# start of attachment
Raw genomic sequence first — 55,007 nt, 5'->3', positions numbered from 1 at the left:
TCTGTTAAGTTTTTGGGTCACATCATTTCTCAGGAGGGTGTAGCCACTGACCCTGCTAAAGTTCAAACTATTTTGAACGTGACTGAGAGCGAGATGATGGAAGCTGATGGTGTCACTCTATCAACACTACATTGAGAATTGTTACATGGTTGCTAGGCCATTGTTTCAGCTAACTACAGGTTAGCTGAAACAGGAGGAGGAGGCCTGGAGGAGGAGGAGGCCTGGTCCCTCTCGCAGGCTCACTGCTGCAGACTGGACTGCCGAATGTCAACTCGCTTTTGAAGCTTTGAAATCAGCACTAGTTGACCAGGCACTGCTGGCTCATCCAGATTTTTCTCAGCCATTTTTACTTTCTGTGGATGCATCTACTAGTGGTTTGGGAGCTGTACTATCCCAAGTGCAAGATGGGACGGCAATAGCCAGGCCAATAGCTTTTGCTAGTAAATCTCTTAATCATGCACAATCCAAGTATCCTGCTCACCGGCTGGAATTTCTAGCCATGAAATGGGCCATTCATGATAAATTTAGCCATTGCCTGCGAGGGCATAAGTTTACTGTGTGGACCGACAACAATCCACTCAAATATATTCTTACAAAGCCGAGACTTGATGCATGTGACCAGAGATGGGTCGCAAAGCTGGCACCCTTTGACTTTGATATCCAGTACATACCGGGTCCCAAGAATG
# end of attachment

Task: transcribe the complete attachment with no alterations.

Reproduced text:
Raw genomic sequence first — 55,007 nt, 5'->3', positions numbered from 1 at the left:
TCTGTTAAGTTTTTGGGTCACATCATTTCTCAGGAGGGTGTAGCCACTGACCCTGCTAAAGTTCAAACTATTTTGAACGTGACTGAGAGCGAGATGATGGAAGCTGATGGTGTCACTCTATCAACACTACATTGAGAATTGTTACATGGTTGCTAGGCCATTGTTTCAGCTAACTACAGGTTAGCTGAAACAGGAGGAGGAGGCCTGGAGGAGGAGGAGGCCTGGTCCCTCTCGCAGGCTCACTGCTGCAGACTGGACTGCCGAATGTCAACTCGCTTTTGAAGCTTTGAAATCAGCACTAGTTGACCAGGCACTGCTGGCTCATCCAGATTTTTCTCAGCCATTTTTACTTTCTGTGGATGCATCTACTAGTGGTTTGGGAGCTGTACTATCCCAAGTGCAAGATGGGACGGCAATAGCCAGGCCAATAGCTTTTGCTAGTAAATCTCTTAATCATGCACAATCCAAGTATCCTGCTCACCGGCTGGAATTTCTAGCCATGAAATGGGCCATTCATGATAAATTTAGCCATTGCCTGCGAGGGCATAAGTTTACTGTGTGGACCGACAACAATCCACTCAAATATATTCTTACAAAGCCGAGACTTGATGCATGTGACCAGAGATGGGTCGCAAAGCTGGCACCCTTTGACTTTGATATCCAGTACATACCGGGTCCCAAGAATG